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Peru

Deadly Confessions: Peruvian Teen Killed After Reality TV Revelations

CLARIN (Argentina), PERU 21 (Peru)

Worldcrunch

A Peruvian man is behind bars for allegedly raping and strangling to death his teenage girlfriend, a reality TV participant whose on-air confessions police say led to her murder.

The victim, 18-year-old Ruth Thalía Sayas Sánchez, earned 15,000 Peruvian soles (about $5,800) for her recent appearance on El Valor de la Verdad (the Value of Truth), a Peruvian reality TV show that asks participants to share intimate secrets about themselves.

During the show’s pilot expand=1] episode, the young woman told host Beto Ortiz that she didn’t really work in a call center, as she’d led friends and family to belive, but as an exotic dancer. She also confesed she’d received money for sex, and said that she was embarrased about her Andean roots, Argentina’s Clarin reported.

Just over two months after the show aired, Sayas Sánchez went missing. Ten days later, police located her lifeless body in a makeshift grave on the outskirts of Lima. Authorities say the victim’s 20-year-old ex-boyfriend, Bryan Barony Romero Leiva, confessed to the crime, admitting he drugged, raped and then strangled the young woman.

Sayas Sánchez’s mother, Vilma Sánchez, confronted Romero Leiva several days before the murder was confirmed. “I went to his house and got down on my knees. I asked him to tell me if he know where she was. He told me he had no idea. I hope they lock him up,” she told the Peruvian daily Perú 21.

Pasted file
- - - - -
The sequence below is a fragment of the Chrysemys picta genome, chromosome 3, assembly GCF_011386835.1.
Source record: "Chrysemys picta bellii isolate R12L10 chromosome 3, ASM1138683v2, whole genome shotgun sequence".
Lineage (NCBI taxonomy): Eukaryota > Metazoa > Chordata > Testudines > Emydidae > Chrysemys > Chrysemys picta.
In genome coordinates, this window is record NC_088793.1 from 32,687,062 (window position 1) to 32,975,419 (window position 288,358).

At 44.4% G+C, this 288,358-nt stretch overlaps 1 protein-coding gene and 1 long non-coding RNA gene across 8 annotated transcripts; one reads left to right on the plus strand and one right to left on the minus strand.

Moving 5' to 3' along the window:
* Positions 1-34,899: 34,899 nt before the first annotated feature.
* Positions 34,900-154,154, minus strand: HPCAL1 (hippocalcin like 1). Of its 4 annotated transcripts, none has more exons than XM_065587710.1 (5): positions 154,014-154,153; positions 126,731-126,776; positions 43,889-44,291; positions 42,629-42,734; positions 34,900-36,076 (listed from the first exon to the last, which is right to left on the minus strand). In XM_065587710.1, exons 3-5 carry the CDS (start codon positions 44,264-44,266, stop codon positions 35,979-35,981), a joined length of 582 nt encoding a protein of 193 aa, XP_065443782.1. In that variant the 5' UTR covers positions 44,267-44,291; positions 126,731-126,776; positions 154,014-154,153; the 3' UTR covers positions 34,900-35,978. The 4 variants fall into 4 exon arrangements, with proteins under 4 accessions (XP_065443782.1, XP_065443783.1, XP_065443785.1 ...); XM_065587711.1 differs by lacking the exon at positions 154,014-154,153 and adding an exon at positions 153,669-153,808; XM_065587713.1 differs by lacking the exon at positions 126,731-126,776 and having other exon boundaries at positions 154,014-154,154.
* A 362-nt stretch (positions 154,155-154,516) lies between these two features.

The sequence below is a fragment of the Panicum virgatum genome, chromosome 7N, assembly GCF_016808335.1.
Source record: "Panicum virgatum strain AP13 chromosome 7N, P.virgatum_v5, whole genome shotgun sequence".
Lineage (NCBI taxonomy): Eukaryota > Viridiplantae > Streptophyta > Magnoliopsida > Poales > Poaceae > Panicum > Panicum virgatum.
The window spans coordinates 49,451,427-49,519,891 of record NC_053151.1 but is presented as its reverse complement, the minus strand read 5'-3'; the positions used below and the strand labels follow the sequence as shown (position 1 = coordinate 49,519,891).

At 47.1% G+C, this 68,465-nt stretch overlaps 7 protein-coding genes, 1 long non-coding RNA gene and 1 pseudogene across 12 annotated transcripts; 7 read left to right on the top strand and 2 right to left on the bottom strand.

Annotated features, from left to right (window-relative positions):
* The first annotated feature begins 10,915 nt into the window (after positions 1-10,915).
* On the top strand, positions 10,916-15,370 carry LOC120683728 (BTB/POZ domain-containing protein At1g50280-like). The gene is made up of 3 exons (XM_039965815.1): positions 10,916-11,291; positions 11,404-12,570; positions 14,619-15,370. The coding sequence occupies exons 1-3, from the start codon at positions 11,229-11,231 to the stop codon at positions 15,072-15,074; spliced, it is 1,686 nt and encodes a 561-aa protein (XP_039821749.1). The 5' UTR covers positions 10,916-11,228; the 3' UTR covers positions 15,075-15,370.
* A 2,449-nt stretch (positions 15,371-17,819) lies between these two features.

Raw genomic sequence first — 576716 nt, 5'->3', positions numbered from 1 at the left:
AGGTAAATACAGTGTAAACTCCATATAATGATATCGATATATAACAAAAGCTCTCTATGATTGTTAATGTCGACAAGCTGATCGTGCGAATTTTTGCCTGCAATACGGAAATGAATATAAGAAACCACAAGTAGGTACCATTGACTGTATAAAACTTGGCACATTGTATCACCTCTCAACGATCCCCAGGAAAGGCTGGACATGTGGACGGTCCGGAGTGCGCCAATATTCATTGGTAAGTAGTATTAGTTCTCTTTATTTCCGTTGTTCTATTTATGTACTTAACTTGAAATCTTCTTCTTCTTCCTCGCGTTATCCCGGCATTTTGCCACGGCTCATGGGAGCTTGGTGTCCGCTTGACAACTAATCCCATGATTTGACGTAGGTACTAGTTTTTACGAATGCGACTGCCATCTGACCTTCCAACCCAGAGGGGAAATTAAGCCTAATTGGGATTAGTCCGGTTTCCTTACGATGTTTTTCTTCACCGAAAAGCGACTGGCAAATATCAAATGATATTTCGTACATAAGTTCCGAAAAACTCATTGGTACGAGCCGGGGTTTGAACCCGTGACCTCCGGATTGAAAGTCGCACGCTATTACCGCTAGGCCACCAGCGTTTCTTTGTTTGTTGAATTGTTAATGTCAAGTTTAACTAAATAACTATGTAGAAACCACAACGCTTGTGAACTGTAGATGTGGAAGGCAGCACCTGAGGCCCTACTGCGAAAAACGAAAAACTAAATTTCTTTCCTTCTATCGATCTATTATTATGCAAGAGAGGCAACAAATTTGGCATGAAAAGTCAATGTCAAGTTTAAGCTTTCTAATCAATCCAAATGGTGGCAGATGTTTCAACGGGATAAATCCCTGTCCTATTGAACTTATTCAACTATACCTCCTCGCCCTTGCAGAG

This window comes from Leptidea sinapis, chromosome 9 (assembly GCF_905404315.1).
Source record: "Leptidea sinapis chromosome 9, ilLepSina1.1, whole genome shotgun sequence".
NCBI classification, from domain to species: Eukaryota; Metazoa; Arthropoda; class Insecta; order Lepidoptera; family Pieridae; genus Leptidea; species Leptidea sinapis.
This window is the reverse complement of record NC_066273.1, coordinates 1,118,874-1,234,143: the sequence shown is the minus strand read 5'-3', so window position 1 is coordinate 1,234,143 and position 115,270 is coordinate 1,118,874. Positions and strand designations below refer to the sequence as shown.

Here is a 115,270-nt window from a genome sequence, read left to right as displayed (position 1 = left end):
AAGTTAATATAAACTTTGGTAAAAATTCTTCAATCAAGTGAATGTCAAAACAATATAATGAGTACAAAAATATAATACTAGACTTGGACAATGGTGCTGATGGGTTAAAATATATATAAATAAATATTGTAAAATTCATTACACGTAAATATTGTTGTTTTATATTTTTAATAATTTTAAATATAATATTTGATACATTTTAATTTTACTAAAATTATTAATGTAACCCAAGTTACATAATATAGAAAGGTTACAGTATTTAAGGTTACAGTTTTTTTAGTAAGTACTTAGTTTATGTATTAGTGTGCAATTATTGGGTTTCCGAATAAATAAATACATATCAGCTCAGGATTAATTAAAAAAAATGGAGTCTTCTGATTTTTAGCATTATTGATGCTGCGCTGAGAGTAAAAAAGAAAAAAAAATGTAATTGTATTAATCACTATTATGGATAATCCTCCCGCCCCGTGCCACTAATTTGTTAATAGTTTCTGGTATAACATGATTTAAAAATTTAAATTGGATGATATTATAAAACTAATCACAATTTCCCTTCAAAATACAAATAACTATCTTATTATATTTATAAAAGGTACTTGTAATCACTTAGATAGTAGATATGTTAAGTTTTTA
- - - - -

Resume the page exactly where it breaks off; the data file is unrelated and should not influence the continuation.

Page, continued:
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Society

How Argentina Is Changing Tactics To Combat Gender Violence

Argentina has tweaked its protocols for responding to sexual and domestic violence. It hopes to encourage victims to report crimes and reveal information vital to a prosecution.

A black and white image of a woman looking at a memorial wall in Argentina.

A woman looking at a memorial wall in Argentina.

CC search
Mara Resio

BUENOS AIRES - In the first three months of 2023, Argentina counted 116 killings of women, transvestites and trans-people, according to a local NGO, Observatorio MuMaLá. They reveal a pattern in these killings, repeated every year: most femicides happen at home, and 70% of victims were protected in principle by a restraining order on the aggressor.

✉️ You can receive our LGBTQ+ International roundup every week directly in your inbox. Subscribe here.

Now, legal action against gender violence, which must begin with a formal complaint to the police, has a crucial tool — the Protocol for the Investigation and Litigation of Cases of Sexual Violence (Protocolo de investigación y litigio de casos de violencia sexual). The protocol was recommended by the acting head of the state prosecution service, Eduardo Casal, and laid out by the agency's Specialized Prosecution Unit for Violence Against Women (UFEM).

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